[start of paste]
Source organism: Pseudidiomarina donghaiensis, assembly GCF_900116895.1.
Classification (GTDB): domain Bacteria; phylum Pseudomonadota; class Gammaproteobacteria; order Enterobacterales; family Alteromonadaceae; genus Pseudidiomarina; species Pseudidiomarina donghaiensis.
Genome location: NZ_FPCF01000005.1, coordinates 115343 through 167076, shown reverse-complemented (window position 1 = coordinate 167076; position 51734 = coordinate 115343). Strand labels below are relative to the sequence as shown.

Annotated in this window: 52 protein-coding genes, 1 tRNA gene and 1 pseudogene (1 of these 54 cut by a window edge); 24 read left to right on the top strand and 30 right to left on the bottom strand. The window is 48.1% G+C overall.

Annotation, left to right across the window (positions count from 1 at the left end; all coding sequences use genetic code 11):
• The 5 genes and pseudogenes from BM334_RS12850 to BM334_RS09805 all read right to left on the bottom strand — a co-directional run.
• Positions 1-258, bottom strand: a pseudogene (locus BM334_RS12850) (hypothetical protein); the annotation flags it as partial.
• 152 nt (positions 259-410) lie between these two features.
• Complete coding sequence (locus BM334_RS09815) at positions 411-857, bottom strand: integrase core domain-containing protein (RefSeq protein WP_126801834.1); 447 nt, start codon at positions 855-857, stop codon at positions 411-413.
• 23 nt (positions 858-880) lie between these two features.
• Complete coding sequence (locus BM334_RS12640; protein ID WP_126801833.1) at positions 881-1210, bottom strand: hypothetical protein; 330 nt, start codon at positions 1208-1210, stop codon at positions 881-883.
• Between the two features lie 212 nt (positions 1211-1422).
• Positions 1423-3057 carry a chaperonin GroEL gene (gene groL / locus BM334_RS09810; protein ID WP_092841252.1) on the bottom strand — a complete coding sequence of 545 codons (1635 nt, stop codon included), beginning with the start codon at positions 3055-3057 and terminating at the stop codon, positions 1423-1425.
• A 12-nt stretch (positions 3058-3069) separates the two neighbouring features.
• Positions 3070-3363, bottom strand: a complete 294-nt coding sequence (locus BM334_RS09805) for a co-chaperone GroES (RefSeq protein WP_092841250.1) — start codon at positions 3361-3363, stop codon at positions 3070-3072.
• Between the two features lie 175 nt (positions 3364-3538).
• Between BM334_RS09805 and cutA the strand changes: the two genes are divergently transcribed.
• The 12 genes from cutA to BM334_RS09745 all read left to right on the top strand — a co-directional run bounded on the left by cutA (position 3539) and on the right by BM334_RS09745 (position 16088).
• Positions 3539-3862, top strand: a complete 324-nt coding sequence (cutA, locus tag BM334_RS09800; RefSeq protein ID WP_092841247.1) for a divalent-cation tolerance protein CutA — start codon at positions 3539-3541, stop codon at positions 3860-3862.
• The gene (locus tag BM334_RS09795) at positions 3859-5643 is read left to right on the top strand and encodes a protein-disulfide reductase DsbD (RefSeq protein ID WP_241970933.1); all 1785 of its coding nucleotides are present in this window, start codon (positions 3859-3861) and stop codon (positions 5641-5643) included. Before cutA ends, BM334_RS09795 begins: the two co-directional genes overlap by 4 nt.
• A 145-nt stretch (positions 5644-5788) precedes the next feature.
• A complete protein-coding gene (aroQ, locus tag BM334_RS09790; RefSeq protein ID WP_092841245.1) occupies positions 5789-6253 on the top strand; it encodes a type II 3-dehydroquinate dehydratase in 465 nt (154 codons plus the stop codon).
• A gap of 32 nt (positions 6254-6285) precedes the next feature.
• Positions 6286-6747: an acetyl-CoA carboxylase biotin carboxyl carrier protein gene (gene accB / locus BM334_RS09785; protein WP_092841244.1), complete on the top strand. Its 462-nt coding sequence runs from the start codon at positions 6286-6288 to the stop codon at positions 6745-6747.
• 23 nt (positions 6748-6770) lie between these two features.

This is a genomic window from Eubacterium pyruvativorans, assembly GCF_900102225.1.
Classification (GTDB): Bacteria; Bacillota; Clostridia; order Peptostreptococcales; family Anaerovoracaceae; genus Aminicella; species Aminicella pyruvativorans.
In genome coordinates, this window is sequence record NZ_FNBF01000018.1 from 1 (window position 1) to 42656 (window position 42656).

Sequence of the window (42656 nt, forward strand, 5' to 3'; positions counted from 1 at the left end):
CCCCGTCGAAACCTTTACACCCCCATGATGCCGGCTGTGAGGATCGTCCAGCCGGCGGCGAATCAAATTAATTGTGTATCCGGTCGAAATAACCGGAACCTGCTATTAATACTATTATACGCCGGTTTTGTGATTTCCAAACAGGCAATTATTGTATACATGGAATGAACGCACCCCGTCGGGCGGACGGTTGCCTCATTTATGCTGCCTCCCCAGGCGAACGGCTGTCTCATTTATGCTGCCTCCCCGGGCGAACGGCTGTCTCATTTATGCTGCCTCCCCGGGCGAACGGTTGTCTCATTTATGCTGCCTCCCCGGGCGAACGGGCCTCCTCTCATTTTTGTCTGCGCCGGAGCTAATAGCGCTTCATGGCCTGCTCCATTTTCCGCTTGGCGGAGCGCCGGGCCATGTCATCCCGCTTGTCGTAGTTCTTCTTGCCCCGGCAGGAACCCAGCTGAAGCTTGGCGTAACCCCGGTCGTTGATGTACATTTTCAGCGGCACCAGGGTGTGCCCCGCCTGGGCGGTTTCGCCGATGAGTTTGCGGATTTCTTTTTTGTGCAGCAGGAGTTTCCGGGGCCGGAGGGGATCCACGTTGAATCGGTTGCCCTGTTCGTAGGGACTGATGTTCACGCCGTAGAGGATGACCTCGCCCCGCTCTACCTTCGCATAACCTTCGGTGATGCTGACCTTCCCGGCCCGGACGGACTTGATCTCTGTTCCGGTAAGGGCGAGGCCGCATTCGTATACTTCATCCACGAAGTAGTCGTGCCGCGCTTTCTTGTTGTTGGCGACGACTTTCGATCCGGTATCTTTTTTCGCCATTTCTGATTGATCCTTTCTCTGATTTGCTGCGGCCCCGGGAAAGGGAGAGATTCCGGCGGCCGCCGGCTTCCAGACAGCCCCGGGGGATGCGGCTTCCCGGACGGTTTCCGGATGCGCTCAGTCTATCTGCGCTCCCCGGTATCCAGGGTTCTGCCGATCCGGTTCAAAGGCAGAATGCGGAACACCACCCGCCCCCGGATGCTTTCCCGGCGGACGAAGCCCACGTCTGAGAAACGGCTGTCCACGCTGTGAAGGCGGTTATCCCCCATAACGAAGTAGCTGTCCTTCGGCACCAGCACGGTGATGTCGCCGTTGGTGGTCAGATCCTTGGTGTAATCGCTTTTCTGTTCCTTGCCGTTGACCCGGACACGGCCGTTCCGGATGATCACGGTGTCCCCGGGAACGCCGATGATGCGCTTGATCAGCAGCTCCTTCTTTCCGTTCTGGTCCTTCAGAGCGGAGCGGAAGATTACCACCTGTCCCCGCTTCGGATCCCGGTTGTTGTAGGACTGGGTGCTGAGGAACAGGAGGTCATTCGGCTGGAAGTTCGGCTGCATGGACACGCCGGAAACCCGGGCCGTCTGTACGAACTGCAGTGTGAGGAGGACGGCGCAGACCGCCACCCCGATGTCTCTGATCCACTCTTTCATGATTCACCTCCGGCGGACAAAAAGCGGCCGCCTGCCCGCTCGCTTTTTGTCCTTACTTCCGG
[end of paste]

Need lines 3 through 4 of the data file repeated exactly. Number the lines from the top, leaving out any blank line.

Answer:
Genome location: NZ_FPCF01000005.1, coordinates 115343 through 167076, shown reverse-complemented (window position 1 = coordinate 167076; position 51734 = coordinate 115343). Strand labels below are relative to the sequence as shown.

Annotated in this window: 52 protein-coding genes, 1 tRNA gene and 1 pseudogene (1 of these 54 cut by a window edge); 24 read left to right on the top strand and 30 right to left on the bottom strand. The window is 48.1% G+C overall.